If This Hat Could Talk

“They often forget about us here at the front. Thank you.” A fireman told us as we handed him a bottle of water as he sat in his truck on the edge of Fullerton, furthest from the scene. We had been supplying snacks and water to emergency workers on site of the 3-alarm fire that broke out around 1:30 p.m.

Earlier yesterday I had read the news article at work, my eyes skimmed over select words “Lincoln Park, extra alarm, Roy’s, American Red Cross.” That is my street. That is my intersection. That was my Red Cross family on-site across from my home. It became almost instinct what I knew I had to do.

I spotted the red vests on Montana Street after I looked for a few minutes, already in my Red Cross shirt with badge on. DAT volunteer, Rich, had clearly done this before, as he told me he’d been with the Red Cross for over 10 years. “Wouldn’t have it any other way,” he said. Justin had been to over 100 fires in one year. Natalie walked on site spontaneously, just like me to join her fellow Red Crossers. We had never met before, but we were already implied family.

It was just after 6 p.m. when Rich told me to turn around and look at a fire helmet perched on the Lincoln Park iron fence. “Oh, if that hat could talk,” he said. We looked at the reflectors that had once been bright yellow, all black now, with frayed brim edges. That hat didn’t need words to tell it’s story either.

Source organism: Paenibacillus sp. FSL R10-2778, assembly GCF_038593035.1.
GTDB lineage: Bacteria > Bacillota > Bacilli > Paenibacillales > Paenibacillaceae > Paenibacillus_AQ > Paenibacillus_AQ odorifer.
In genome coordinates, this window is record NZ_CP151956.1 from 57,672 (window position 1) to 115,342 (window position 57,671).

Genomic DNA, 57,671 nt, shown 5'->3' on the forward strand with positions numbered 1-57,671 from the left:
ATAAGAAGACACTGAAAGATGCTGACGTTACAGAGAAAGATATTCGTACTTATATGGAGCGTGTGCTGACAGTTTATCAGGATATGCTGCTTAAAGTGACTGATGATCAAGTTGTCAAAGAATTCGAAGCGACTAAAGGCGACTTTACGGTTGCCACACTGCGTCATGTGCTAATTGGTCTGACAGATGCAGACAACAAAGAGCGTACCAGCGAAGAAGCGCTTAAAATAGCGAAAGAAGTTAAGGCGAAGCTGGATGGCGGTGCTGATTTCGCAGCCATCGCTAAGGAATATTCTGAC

What may be described as “chaos” to an brief onlooker turned into a routine after witnessing it for six hours. Countless immediate response crews were on the scene with those firefighters: the CTA, Streets and Sanitation, the gas company, police, and aid workers. They do this routine for a living – it’s natural to them. “It’s really organized chaos,” Danny, a 7-year Chicago dedicated volunteer firefighter told me. 

I started chatting with another, who had half of his face covered in soot from the blowing smoke. “We know how to follow orders, it’s a natural thing for us. It only looks like chaos to some people.”

By the time 10 p.m. came, none of the front-line firefighters had eaten anything due to their work. On a break, the chief told us we could walk up to the ladder basket with the two gentlemen front and center.

I expected them to be exhausted, but what I didn’t expect was the high spirit both of them were in. “Rice KRISPIES?! Can you toss me two??!” one said. I could tell they loved their job as much as I did in that minute. Not from the words per say, but from the laughs, smiles and genuine appreciation to see someone by their side.

By the time the building had been half destructed, flames were still flickering. It was shortly after midnight. Those firemen were tired, sleepy and some kneeling on the ground.

“How long will you guys be out here tonight?” I asked one of them.

He took a long look at what used to be Roy’s Furniture shop, looked at his crew, then back at the flames.

“We’ll be here till the end,” he said.

 Written by Kate Wilkes


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